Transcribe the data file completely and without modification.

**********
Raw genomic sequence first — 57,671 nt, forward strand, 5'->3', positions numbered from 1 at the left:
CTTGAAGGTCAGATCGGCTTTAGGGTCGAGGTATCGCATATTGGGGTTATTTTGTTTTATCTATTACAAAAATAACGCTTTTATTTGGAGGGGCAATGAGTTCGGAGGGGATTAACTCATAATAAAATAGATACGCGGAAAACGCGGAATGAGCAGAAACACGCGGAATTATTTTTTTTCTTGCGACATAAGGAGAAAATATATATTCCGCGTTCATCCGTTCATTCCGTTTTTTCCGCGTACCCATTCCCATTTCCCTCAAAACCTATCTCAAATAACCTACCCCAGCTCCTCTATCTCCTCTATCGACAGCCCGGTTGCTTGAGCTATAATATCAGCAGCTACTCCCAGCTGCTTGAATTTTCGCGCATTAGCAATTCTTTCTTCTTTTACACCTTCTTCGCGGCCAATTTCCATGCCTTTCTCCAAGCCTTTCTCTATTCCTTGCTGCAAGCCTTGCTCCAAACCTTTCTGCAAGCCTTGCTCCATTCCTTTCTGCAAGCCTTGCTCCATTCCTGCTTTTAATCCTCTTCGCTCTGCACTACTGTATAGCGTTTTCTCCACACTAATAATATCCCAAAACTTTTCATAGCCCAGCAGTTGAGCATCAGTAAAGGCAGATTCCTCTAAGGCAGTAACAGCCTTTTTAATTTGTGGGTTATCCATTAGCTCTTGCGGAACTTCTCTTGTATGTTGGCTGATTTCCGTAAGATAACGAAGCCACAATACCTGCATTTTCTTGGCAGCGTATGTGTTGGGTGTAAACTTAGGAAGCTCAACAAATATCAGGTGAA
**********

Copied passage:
Raw genomic sequence first — 57,671 nt, forward strand, 5'->3', positions numbered from 1 at the left:
CTTGAAGGTCAGATCGGCTTTAGGGTCGAGGTATCGCATATTGGGGTTATTTTGTTTTATCTATTACAAAAATAACGCTTTTATTTGGAGGGGCAATGAGTTCGGAGGGGATTAACTCATAATAAAATAGATACGCGGAAAACGCGGAATGAGCAGAAACACGCGGAATTATTTTTTTTCTTGCGACATAAGGAGAAAATATATATTCCGCGTTCATCCGTTCATTCCGTTTTTTCCGCGTACCCATTCCCATTTCCCTCAAAACCTATCTCAAATAACCTACCCCAGCTCCTCTATCTCCTCTATCGACAGCCCGGTTGCTTGAGCTATAATATCAGCAGCTACTCCCAGCTGCTTGAATTTTCGCGCATTAGCAATTCTTTCTTCTTTTACACCTTCTTCGCGGCCAATTTCCATGCCTTTCTCCAAGCCTTTCTCTATTCCTTGCTGCAAGCCTTGCTCCAAACCTTTCTGCAAGCCTTGCTCCATTCCTTTCTGCAAGCCTTGCTCCATTCCTGCTTTTAATCCTCTTCGCTCTGCACTACTGTATAGCGTTTTCTCCACACTAATAATATCCCAAAACTTTTCATAGCCCAGCAGTTGAGCATCAGTAAAGGCAGATTCCTCTAAGGCAGTAACAGCCTTTTTAATTTGTGGGTTATCCATTAGCTCTTGCGGAACTTCTCTTGTATGTTGGCTGATTTCCGTAAGATAACGAAGCCACAATACCTGCATTTTCTTGGCAGCGTATGTGTTGGGTGTAAACTTAGGAAGCTCAACAAATATCAGGTGAA